A.M. Bhattacharyya, Hindu adviser of the Greater Kansas City Interfaith Council:
In Hindu theology, there is no absolute end of time. Time is cyclical. The manifested world endures for a Day of Brahma, equivalent to 4.32 billion human years. At the end of this time, the world becomes unmanifested.
After staying in a latent state for a Night of Brahma, the same duration as the Day, the world will again be manifested, preserved and then dissolved in a potential state again. The cycle goes on through eternity.
Hindu mythology describes the evolution of time by dividing the time in four Yugas (eras), namely, Satya, Treta, Dwapara and Kali. The end of an era marks the beginning of the next era. Four Yugas, rotated 1,000 times, make a Day of Brahma.
Virtues and moral values are most dominant in Satya Yuga. These values gradually decline and vice increases as the eras progress through the cycle. In Kali Yuga, vice is predominant.
The current era is Kali Yuga, 432,000 years long. According to some scholars, about 32,000 of those remain.
The scripture predicts, at the end of Kali Yuga, God incarnates himself to destroy evil and to re-establish virtues. In Bhagavad Gita, God-incarnate Lord Krishna said, “Whenever virtue declines and vice rises, I incarnate myself. For the protection of the good and the destruction of the wicked and for the re-establishment of virtues I come in every age.”
A new era, Satya Yuga, begins where virtues are once again predominant. And the cycle goes on.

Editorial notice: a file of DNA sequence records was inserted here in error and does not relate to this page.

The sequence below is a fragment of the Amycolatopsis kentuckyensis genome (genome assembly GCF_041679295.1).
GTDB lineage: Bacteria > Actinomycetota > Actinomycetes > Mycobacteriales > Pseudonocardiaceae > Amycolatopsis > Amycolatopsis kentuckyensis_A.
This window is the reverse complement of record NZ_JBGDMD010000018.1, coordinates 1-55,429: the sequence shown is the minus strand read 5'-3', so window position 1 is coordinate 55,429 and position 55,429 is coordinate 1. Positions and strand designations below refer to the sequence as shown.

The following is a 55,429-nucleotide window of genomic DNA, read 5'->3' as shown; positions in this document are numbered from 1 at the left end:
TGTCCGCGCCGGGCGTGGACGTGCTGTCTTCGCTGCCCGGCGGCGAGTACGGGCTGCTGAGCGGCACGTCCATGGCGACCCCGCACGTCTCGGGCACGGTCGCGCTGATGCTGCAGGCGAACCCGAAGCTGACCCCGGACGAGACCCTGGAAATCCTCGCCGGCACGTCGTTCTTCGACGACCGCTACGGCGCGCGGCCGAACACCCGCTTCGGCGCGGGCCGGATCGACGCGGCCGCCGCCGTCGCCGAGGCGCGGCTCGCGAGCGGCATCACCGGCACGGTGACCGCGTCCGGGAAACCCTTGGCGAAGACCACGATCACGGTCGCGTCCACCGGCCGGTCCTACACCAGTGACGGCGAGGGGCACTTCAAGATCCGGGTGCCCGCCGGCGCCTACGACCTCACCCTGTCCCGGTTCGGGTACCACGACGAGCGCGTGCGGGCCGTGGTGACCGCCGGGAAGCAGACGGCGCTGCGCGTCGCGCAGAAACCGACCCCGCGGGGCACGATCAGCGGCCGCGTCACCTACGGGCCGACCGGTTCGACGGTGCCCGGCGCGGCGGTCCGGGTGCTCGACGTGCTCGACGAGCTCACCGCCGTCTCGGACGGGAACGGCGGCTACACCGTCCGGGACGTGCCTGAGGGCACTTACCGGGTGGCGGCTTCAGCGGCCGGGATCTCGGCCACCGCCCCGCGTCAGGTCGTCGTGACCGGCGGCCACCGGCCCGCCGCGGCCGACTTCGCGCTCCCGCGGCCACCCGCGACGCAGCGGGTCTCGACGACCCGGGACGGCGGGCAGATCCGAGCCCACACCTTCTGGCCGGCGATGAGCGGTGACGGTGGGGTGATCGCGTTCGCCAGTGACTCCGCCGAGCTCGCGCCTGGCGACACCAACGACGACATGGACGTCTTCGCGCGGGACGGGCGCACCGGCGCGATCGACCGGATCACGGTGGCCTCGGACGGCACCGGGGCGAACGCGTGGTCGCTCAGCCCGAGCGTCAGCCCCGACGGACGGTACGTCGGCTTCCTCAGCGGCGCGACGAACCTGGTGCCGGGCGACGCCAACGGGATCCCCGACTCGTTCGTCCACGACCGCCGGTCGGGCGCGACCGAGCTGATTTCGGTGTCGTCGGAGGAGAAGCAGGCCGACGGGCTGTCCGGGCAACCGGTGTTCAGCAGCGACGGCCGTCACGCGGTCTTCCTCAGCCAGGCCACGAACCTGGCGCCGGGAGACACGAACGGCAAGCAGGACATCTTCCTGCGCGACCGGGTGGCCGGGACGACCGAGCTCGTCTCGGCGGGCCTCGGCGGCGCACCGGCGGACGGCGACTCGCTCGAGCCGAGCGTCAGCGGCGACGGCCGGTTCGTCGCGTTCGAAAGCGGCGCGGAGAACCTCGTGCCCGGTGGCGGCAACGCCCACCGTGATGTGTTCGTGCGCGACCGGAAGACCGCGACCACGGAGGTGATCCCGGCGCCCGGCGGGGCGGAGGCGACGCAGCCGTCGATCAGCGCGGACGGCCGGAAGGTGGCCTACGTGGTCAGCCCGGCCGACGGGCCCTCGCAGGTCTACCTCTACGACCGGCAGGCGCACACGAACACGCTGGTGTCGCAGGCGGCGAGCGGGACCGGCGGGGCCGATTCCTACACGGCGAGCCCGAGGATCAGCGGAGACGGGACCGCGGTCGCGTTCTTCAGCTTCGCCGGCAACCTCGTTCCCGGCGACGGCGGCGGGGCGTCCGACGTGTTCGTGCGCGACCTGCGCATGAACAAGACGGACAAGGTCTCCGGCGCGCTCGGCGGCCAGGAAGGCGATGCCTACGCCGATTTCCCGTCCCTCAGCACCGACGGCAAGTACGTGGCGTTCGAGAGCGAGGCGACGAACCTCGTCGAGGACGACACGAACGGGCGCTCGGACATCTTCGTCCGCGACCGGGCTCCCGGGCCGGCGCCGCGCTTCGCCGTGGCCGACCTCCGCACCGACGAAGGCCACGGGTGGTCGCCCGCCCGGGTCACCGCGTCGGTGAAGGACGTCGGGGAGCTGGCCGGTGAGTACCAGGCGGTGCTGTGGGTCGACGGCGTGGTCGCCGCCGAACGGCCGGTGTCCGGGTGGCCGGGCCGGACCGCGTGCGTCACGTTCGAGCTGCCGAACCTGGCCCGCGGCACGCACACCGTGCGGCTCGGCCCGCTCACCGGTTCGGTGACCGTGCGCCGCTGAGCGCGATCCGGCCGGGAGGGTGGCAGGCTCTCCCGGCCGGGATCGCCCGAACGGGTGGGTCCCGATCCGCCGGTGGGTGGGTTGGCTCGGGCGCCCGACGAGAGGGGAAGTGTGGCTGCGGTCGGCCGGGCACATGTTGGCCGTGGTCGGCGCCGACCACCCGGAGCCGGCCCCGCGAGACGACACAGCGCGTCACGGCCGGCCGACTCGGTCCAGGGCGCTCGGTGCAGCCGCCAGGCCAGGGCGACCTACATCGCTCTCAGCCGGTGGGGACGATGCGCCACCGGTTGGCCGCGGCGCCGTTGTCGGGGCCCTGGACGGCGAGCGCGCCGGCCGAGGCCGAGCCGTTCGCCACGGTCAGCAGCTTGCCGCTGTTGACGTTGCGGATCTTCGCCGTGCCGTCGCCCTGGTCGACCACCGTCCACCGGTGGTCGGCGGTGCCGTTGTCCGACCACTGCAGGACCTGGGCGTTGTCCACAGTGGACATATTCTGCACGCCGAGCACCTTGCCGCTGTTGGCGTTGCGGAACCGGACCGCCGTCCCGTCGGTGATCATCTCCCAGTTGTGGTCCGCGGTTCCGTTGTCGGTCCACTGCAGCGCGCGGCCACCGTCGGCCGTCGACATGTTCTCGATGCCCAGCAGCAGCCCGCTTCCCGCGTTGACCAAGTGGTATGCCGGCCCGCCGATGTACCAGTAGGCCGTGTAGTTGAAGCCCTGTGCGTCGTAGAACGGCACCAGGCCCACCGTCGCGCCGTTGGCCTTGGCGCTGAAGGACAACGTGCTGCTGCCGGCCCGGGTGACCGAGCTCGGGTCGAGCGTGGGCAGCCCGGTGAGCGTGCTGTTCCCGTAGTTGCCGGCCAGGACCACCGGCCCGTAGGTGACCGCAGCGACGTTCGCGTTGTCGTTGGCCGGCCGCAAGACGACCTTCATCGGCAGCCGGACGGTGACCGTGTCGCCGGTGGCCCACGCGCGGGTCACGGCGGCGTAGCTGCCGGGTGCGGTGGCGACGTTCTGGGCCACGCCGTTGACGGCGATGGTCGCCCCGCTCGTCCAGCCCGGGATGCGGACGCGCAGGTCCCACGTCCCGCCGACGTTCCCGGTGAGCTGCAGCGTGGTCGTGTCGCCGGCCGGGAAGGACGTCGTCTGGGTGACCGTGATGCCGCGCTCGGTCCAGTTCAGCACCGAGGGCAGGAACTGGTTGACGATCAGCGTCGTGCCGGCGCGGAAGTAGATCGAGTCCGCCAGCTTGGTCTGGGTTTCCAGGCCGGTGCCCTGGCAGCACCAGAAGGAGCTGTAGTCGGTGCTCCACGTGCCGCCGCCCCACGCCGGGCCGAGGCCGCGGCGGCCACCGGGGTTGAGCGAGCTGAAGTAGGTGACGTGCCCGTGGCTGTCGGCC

Lama Chuck Stanford, Rime Buddhist Center, Kansas City, Mo.:
We live on this planet Earth that is part of the Milky Way galaxy — only one of hundreds of billions of other galaxies that make up the universe.
From the Buddhist perspective, this view is vastly too small.
Buddhists believe that there are countless numbers of galactic universes that are continually going through cycles of birth, existence (for a period of time), and eventual death. And then the cycle begins again in an endless cycle that is without beginning and without end. It was Bertrand Russell who said, “There is no reason to suppose that the world had a beginning at all. The idea that things must have a beginning is really due to the poverty of our thoughts.”
Because of the Buddhist doctrine of reincarnation, we believe that this endless cycle of birth, existence and death of everything from universes to ourselves isn’t just happening on a macro level, but it is happening on a micro level too.
Even our thoughts, feelings and emotions arise and then pass away. Everything in this phenomenal world is impermanent — nothing lasts.
Therefore, rather than being preoccupied with end times, what is more relevant and useful for us is to become mindful of the impermanent nature of our world and of our lives. By doing so, we can realize the preciousness of every moment instead of wasting it on worrying about something that we can’t do anything about.Send questions for columnists to email@example.com.